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« Weighing the Week Ahead: Will Earnings Measure Up? | Main | Weighing the Week Ahead: Have Stock Investors Dodged the (Correction) Bullet? »

July 10, 2013

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Paul Boland

I always thought it would be nice to calculate the CAPE for each individual stock even if sometimes it is a non-helpful metric. It's still probably better then the P/E... you can do it at http://www.caperatio.com which is discussed by Mebane Faber here: http://www.mebanefaber.com/2013/09/06/cape-ratio-for-stocks-and-weekend-reading/

It also has the Sector values for CAPE in the newsletter section which I see was discussed earlier...

I think this might provide a modified approach to that being discussed.

oldprof

Johan - As you can readily see from other comments, I am happy to reply when I have something to add.

CMP has a different viewpoint about how people use CAPE. He thinks that most do what he does. It does not square with what I see every day in my business. I think he is smarter than the average Shiller follower. I made my point in the post, and I have published his comments to give his viewpoint a fair hearing.

Feel free to add something substantive to the discussion if you want. Meanwhile, thanks for giving me the opportunity to repeat my approach.

Jeff

Johan Lindén

Very good comments here. Ashame no one of them got answered. Keep up the good works folks!

CMP

Jeff, you quote my previous comment at the top of the list above, but I'm not sure you understood it.

You seem to believe that a "Shiller disciple" would not own stocks unless they decline 30% or so. This is wrong. I'm not sure of I'm a disciple, but I can see the truth in Shiller's arguments, yet I own LOTS of stocks and have been overweight stocks since 2009.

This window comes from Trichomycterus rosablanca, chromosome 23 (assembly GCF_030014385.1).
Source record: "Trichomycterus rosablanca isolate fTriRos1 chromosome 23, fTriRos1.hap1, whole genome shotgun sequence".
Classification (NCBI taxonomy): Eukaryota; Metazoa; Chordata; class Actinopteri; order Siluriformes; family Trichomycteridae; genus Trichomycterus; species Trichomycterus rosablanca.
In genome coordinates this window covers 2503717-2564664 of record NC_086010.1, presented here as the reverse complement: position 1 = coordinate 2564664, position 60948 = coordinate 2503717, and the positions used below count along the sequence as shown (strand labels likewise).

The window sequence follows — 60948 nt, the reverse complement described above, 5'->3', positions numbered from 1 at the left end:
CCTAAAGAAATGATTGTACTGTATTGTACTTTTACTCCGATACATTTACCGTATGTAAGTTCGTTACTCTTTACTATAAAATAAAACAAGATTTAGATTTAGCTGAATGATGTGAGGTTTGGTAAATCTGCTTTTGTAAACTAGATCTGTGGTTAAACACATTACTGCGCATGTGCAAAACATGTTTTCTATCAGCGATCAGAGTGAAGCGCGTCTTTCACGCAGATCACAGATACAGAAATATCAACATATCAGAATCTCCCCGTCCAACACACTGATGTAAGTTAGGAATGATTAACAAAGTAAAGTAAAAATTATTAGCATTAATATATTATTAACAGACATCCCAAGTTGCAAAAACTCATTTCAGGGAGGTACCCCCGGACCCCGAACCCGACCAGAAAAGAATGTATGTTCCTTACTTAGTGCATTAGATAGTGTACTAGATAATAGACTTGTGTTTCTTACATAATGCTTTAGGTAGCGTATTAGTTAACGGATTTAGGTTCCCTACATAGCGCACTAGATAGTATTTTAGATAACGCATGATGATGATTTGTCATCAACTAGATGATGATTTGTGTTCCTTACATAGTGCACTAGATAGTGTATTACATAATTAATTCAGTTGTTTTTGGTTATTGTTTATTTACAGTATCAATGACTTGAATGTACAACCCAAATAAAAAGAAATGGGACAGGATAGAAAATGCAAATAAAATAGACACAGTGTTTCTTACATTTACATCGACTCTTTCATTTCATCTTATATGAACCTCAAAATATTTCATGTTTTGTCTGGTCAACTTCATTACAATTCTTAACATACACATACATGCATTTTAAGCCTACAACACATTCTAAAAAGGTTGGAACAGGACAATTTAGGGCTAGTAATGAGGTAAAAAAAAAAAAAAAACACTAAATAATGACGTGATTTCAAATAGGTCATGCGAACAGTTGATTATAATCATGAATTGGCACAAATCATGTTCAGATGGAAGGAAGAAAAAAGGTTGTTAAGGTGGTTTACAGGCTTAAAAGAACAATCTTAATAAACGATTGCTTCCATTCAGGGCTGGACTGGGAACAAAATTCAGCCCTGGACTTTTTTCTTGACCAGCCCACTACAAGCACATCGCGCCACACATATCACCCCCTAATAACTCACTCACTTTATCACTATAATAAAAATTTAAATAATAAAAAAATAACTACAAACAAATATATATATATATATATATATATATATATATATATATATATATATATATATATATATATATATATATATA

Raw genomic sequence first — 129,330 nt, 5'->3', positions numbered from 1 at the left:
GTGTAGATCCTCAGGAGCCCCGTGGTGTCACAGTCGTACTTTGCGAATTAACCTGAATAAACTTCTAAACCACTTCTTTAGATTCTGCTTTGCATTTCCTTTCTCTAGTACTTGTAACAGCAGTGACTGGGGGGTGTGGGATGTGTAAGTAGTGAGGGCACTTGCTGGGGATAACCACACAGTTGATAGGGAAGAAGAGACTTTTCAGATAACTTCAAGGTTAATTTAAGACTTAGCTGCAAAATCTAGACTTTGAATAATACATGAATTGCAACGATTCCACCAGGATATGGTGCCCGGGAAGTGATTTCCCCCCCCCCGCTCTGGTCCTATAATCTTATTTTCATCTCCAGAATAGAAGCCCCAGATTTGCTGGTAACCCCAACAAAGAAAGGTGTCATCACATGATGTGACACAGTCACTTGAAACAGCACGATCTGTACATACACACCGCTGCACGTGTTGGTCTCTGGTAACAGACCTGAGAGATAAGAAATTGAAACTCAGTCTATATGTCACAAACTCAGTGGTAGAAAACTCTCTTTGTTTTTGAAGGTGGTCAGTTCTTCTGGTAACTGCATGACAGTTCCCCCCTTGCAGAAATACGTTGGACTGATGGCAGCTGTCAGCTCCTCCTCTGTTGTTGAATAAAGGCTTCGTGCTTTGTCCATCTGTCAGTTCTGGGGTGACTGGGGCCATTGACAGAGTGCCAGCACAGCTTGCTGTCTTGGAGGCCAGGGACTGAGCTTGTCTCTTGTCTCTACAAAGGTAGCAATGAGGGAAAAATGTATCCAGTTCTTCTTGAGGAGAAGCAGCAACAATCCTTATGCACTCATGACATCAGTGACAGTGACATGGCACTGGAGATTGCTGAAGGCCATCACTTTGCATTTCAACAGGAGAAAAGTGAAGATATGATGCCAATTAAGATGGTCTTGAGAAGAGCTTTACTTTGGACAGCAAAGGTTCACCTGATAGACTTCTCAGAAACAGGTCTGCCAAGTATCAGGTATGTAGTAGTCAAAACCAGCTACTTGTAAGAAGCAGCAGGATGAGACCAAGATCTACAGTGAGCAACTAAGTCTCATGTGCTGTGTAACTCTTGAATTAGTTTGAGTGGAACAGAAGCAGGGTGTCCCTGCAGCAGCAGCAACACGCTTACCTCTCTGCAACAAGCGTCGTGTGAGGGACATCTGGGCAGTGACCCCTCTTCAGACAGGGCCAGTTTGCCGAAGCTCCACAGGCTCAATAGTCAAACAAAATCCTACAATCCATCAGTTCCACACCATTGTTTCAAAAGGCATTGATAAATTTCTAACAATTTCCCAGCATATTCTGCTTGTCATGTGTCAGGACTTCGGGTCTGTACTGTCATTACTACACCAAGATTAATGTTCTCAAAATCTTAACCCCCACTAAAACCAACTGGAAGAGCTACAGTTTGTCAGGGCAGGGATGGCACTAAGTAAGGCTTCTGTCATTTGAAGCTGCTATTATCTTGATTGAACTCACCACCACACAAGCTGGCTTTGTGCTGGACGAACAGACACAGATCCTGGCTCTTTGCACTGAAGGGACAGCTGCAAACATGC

The reason for that is that stocks still offer decent relative value (and hence decent forward returns) in comparison to other assets e.g. bonds. What the CAPE tells you is that stocks currently offer poor relative value (and hence poor forward returns) in relation to their own history.

These two concepts are very different, but it seems to me that you have been conflating them. Knowing that stocks offer poor forward returns in comparison to their history (as Shiller disciples do) does not mean sell. It means you should figure out their likely returns in comparison to other contemporary assets. I don't know anyone who uses the CAPE in what you describe as "the usual way".

Your latest approach seems to be a step forward, in that you are now using the CAPE in a legitimate way to compare like with like. By the way, there are other ways to use the CAPE profitably too. Meb Faber has written about one of those.

Proteus

Jeff:
In one of my comments I joked about unit roots and other economic fantasies. I will now do the same for mean reversion. I spent the past few weeks in part reading about mean reversion in the stock market indices. Despite being a fairly easy calculation (search Hurst exponent) four papers couldn't agree on when the stock market was trending and when it was mean reverting. Should be simple, right, to do a couple of stupid calculations. But if we can't even agree on whether the market measured by price is mean reverting, I just see no hope in claiming that profits or margins are mean reverting.

Eric

Where can one review CAPE values by sector? I see that Mebane Faber has shared them on occasion and as recently as April 2013, but is it available anywhere else?

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